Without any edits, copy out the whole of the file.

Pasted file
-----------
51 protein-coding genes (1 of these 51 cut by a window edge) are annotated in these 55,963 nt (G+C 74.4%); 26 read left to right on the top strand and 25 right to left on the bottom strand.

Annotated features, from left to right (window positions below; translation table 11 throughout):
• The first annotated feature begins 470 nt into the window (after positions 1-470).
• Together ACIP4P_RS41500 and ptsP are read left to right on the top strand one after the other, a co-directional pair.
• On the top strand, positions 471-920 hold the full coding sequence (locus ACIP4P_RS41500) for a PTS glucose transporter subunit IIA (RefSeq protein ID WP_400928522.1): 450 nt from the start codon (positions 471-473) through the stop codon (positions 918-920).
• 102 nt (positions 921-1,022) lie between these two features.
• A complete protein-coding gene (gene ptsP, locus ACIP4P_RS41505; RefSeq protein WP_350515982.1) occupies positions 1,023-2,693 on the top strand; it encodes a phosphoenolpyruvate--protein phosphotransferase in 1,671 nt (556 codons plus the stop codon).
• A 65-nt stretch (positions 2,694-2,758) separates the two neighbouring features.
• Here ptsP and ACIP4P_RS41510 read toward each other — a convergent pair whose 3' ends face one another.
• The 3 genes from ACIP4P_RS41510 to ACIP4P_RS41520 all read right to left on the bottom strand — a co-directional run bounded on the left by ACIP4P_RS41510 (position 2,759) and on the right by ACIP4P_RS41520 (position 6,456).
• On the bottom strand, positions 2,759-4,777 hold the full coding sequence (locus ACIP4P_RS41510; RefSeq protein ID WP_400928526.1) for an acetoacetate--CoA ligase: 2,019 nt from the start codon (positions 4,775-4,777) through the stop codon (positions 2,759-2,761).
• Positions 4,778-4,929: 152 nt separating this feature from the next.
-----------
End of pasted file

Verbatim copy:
51 protein-coding genes (1 of these 51 cut by a window edge) are annotated in these 55,963 nt (G+C 74.4%); 26 read left to right on the top strand and 25 right to left on the bottom strand.

Annotated features, from left to right (window positions below; translation table 11 throughout):
• The first annotated feature begins 470 nt into the window (after positions 1-470).
• Together ACIP4P_RS41500 and ptsP are read left to right on the top strand one after the other, a co-directional pair.
• On the top strand, positions 471-920 hold the full coding sequence (locus ACIP4P_RS41500) for a PTS glucose transporter subunit IIA (RefSeq protein ID WP_400928522.1): 450 nt from the start codon (positions 471-473) through the stop codon (positions 918-920).
• 102 nt (positions 921-1,022) lie between these two features.
• A complete protein-coding gene (gene ptsP, locus ACIP4P_RS41505; RefSeq protein WP_350515982.1) occupies positions 1,023-2,693 on the top strand; it encodes a phosphoenolpyruvate--protein phosphotransferase in 1,671 nt (556 codons plus the stop codon).
• A 65-nt stretch (positions 2,694-2,758) separates the two neighbouring features.
• Here ptsP and ACIP4P_RS41510 read toward each other — a convergent pair whose 3' ends face one another.
• The 3 genes from ACIP4P_RS41510 to ACIP4P_RS41520 all read right to left on the bottom strand — a co-directional run bounded on the left by ACIP4P_RS41510 (position 2,759) and on the right by ACIP4P_RS41520 (position 6,456).
• On the bottom strand, positions 2,759-4,777 hold the full coding sequence (locus ACIP4P_RS41510; RefSeq protein ID WP_400928526.1) for an acetoacetate--CoA ligase: 2,019 nt from the start codon (positions 4,775-4,777) through the stop codon (positions 2,759-2,761).
• Positions 4,778-4,929: 152 nt separating this feature from the next.